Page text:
If you are a building owner, developer, or architect, you might wonder, “How will climate change affect my building’s energy consumption, and is there anything I need to do about it?” Thankfully, there is a tool that can help answer this question. CCWorldWeatherGen uses a process called “morphing” to translate weather files into future weather files based on long term simulations of the Earth’s climate. These weather files can be used by building modelling tools to predict future building energy use.
The Intergovernmental Panel on Climate Change (IPCC) provides the results of long term climate simulations. CCWorldWeatherGen uses those simulations to morph weather files into future weather files for the years 2020, 2050, and 2080 and uses the locations of the weather files to give more accurate predictions of how the weather will change. Overall, the world has warmed about 1°C compared to historical temperatures, but in Canada, the warming is much more pronounced. In Ontario, the warming is closer to 3°C. CCWorldWeatherGen accounts for these localized effects.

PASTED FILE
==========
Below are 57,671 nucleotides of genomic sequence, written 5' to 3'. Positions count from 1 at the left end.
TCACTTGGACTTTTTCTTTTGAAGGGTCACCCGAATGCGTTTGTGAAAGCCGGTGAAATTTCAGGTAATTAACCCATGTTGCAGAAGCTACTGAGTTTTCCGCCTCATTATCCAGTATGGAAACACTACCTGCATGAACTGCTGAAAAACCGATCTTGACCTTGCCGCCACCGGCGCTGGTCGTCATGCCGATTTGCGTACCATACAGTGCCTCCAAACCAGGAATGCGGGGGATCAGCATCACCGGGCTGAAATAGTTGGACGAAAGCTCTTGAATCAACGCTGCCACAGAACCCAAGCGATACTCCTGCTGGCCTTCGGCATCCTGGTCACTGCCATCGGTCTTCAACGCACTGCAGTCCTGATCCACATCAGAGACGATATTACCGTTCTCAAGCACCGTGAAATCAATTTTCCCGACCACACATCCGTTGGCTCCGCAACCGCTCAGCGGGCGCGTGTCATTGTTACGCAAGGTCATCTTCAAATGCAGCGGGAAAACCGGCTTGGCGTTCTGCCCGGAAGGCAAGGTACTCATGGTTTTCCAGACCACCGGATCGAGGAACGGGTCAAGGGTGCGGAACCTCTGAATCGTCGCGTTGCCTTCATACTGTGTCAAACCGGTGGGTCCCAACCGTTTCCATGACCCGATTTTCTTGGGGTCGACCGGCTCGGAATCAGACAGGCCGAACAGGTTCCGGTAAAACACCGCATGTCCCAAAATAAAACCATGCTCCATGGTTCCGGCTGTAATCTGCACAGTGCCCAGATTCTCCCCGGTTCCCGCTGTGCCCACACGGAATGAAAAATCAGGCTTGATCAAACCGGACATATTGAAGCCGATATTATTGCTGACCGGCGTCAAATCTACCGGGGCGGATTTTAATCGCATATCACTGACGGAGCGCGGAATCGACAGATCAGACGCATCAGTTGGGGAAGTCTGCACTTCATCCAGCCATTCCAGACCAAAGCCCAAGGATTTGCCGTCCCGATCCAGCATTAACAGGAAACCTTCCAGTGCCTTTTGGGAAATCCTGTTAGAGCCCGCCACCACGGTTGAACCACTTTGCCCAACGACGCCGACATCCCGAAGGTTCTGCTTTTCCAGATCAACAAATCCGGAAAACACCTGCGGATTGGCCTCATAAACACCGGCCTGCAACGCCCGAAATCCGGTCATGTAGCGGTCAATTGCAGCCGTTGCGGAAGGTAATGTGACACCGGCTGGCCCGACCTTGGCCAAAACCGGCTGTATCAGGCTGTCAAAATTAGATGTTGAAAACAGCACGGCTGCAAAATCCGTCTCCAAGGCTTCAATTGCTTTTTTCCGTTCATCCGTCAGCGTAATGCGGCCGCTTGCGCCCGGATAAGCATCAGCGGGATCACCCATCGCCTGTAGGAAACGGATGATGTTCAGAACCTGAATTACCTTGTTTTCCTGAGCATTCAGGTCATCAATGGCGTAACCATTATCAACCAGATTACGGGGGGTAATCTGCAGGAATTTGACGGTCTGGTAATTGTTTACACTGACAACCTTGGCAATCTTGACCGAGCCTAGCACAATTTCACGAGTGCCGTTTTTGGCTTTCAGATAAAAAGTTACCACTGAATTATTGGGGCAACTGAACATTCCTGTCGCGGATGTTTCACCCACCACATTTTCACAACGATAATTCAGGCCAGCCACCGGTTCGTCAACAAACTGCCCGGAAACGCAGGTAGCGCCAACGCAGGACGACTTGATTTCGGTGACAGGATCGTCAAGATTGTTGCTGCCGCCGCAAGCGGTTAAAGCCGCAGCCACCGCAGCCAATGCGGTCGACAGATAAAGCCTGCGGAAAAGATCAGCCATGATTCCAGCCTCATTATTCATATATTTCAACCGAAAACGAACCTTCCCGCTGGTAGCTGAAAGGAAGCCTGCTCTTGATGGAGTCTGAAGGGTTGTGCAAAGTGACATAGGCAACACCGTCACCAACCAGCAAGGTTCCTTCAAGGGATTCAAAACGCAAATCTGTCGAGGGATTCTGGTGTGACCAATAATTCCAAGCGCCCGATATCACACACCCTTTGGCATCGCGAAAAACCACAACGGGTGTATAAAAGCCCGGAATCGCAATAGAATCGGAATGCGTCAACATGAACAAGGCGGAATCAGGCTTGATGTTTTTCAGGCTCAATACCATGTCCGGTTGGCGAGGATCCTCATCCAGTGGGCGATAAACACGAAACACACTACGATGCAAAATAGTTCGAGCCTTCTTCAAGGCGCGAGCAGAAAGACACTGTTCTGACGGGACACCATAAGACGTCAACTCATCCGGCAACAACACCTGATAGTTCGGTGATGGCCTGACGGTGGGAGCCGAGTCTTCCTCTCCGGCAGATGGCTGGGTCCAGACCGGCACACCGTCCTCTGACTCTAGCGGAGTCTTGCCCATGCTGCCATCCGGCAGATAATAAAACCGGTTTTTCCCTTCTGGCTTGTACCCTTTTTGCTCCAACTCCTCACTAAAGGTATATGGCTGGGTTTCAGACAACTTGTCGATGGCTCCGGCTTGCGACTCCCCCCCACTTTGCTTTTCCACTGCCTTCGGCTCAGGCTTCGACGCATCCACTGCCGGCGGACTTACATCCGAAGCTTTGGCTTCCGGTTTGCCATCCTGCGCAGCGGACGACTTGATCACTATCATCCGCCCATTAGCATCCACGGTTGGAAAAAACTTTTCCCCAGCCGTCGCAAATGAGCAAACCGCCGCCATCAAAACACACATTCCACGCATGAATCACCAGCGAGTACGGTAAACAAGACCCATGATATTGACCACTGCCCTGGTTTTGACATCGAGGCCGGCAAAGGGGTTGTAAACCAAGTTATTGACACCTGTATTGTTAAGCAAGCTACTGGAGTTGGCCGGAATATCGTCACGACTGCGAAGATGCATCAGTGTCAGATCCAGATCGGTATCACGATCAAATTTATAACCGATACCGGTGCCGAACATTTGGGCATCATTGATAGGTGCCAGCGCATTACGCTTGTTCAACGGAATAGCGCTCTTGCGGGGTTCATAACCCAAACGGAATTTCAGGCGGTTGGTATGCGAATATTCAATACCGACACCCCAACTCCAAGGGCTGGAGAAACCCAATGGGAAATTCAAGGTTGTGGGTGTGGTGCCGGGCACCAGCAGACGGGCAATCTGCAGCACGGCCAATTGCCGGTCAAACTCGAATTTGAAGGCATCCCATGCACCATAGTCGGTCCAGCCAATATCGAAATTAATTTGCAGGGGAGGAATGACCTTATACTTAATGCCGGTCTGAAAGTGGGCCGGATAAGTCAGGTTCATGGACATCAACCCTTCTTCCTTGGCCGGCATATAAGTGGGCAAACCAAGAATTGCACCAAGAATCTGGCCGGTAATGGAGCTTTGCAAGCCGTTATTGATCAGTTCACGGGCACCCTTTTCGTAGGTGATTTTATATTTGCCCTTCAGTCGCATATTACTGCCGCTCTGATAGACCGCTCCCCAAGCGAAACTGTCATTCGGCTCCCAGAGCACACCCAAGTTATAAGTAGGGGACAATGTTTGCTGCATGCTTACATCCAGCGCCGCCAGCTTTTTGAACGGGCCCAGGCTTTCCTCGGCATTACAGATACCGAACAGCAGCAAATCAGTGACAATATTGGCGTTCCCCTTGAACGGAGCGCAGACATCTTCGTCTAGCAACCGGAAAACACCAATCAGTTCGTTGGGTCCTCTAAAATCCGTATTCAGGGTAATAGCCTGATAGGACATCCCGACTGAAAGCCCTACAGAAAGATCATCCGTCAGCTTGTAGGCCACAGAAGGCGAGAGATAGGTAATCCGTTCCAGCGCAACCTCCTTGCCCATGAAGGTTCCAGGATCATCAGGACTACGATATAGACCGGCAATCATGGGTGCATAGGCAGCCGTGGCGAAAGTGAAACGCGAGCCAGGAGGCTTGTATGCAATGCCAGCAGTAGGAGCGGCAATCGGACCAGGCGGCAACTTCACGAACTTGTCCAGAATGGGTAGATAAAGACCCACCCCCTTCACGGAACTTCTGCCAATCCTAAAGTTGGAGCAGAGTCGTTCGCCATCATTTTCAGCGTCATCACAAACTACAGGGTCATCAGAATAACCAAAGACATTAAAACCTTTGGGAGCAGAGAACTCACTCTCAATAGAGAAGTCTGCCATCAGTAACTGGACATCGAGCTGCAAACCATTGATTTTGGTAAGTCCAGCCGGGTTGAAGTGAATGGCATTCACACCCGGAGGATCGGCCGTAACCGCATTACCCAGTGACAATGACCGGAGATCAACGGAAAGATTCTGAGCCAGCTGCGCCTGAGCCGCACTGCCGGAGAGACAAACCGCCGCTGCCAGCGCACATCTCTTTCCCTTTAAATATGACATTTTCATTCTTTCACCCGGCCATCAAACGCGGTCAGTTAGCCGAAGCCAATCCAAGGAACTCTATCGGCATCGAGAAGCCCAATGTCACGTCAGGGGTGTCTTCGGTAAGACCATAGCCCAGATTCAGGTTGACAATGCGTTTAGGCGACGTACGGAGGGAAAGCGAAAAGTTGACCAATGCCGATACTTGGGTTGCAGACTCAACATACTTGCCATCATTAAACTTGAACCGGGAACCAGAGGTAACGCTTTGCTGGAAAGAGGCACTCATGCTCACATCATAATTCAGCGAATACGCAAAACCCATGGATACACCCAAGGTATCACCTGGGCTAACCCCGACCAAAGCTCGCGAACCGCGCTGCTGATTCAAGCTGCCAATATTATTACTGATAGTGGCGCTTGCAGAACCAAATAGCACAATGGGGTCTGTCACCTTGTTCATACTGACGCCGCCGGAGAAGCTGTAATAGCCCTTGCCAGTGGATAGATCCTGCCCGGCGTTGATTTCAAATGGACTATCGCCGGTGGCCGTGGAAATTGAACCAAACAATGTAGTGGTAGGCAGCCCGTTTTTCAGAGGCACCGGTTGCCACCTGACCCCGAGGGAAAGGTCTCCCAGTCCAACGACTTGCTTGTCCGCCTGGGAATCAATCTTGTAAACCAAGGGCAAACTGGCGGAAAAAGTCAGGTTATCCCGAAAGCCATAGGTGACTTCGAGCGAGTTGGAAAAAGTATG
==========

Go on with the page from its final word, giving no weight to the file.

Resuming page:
As a demonstration of the tool, we simulated a large multi-unit residential building (MURB) using Ottawa weather morphed by CCWorldWeatherGen. For the baseline, we used a CWEC weather file, which uses statistically average weather from 1953 to 1995.
Comparing future weather cases to the CWEC baseline we see:
- Lower overall energy usage and carbon emissions
- Higher overall energy costs
- Higher electricity consumption for cooling
- Lower natural gas consumption for heating and hot water
- Higher peak cooling demand
- Lower peak heating demand
What these results tell us is that cooling will be a much more significant component of energy consumption and energy cost in the future. Also, even though heating will still be a large factor, heating energy use and peak loads will be significantly reduced.
Buildings last a long time. Modelling buildings with future weather will help identify some of the climate related issues they may face in the future, such as proper sizing of equipment and solving comfort issues. We see this as one part of trying to achieve resilient buildings to cope with future climates.
(Image from pmorgan at Flickr)